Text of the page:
At the core of the sun, the gravity is enough to keep the nuclear fusion reaction going while the hydrogen serves as the fuel. On Earth, replicating that is quite difficult, as the process requires a highly confined environment with a very high temperature (in the millions) and pressure.

This is exactly why nuclear fusion has proven very difficult thus far, even after more than 70 years of development. There are basically four ways of harnessing nuclear fusion but two of them have gone through the most research and development; one uses lasers, and the other one uses magnetic fields.

Recent Breakthrough Brings Us One Step Closer


Creating sun like conditions on Earth may sound impossible, and that’s why it has taken us this long. But the continuous endeavours in this field, has slowly been inching us forward towards nailing it down.

Recently, Tokamak Energy, a UK based company, managed to reach temperatures of 27 million degrees Fahrenheit for its hydrogen plasma (where the fusion process happens). This is hotter even than the sun, by the way!

They plan to make commercial fusion energy available by 2030, which is a lot faster than the 2050 that the experts generally estimate. The faster the better though.

Their next target is of 212 million degrees Fahrenheit which will be the required temperature for commercial nuclear fusion. That is like 8 times what we can currently do, but I am sure we will get there one day.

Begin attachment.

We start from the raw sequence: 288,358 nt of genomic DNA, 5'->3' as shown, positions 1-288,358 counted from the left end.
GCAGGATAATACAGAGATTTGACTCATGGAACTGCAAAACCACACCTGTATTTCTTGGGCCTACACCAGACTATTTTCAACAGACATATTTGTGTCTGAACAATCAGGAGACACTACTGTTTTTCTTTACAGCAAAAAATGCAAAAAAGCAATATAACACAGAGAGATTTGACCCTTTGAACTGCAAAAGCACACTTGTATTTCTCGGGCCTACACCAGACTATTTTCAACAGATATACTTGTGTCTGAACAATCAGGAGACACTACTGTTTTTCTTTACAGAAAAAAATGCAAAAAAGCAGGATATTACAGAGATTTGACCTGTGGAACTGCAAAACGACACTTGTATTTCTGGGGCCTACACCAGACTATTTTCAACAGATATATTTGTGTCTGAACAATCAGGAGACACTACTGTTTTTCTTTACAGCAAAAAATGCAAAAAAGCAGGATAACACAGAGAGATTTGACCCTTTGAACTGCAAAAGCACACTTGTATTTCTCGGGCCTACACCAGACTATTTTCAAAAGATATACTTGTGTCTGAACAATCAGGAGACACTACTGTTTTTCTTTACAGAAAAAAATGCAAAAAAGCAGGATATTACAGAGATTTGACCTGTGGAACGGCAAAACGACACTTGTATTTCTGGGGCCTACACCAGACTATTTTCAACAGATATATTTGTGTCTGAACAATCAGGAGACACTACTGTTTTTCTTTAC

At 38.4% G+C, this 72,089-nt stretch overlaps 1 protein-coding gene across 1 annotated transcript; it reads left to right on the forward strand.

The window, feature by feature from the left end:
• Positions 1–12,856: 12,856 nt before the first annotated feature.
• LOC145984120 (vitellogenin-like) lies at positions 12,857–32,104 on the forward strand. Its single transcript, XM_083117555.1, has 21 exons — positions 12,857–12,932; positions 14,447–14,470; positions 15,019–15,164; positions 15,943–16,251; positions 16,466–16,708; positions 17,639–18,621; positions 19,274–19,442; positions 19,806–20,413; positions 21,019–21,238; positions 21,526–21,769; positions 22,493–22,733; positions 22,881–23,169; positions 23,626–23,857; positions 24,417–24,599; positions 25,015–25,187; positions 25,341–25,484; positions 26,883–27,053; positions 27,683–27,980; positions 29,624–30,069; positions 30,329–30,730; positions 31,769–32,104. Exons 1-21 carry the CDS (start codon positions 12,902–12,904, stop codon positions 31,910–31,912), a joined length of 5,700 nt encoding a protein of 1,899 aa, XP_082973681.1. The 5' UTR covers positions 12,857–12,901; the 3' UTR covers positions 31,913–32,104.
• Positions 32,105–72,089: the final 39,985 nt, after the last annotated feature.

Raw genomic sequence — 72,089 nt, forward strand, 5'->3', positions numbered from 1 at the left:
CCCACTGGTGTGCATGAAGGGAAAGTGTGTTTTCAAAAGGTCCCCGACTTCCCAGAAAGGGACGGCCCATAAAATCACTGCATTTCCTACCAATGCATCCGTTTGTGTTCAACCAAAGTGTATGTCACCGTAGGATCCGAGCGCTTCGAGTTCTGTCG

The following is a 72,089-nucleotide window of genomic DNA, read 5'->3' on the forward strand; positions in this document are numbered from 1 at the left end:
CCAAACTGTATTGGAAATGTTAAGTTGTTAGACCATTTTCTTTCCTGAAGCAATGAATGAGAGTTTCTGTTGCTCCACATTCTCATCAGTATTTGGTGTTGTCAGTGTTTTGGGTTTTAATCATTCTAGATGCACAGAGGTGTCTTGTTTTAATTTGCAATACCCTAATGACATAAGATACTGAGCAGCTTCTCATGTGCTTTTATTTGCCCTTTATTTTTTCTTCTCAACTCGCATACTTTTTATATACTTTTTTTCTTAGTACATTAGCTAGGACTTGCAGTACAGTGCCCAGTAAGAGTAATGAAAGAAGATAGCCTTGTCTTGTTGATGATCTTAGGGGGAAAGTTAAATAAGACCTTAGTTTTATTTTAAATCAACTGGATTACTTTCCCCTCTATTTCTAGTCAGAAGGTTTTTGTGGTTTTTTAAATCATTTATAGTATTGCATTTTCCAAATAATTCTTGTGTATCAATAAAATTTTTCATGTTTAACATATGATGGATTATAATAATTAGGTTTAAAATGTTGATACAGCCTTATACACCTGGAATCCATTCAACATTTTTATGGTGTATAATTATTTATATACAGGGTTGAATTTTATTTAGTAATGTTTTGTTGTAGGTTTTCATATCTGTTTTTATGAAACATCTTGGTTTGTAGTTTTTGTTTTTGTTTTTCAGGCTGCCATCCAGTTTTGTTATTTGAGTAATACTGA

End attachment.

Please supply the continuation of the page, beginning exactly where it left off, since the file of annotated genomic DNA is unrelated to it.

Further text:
Why Nuclear Fusion Is A Must


I can’t stress how important developing nuclear power is for the future of the human race. It is quite literally the holy grail of energy, thanks to its many, many benefits.

For starters, we have abundant fuel to power nuclear fusion. How abundant you ask? Well, for millions of years at the least. Then it is highly energy efficient with one kilogram of fusion fuel capable of providing the same amount of energy as 10 million kilograms of fossil fuels. Think about that for a second.

Also, the fuel used at any given time is equivalent to just the size of a postage stamp unlike the tons of radioactive fuel used in nuclear fission power plants. Therefore it is very safe as there are no chances of a meltdown.

Even the radioactive waste are limited to only the plant components that can be easily disposed off or dealt with even with our current engineering capabilities. And last but not the least, it will rid the planet of carbon emissions and all the harmful effects associated with it.

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My knowledge on nuclear is limited so this is more like a question.

I used to think anything nuclear produces a lot of waste which is difficult to dispose and can cause genetic changes.
It requires a lot of detail, any small alteration could be disatrous.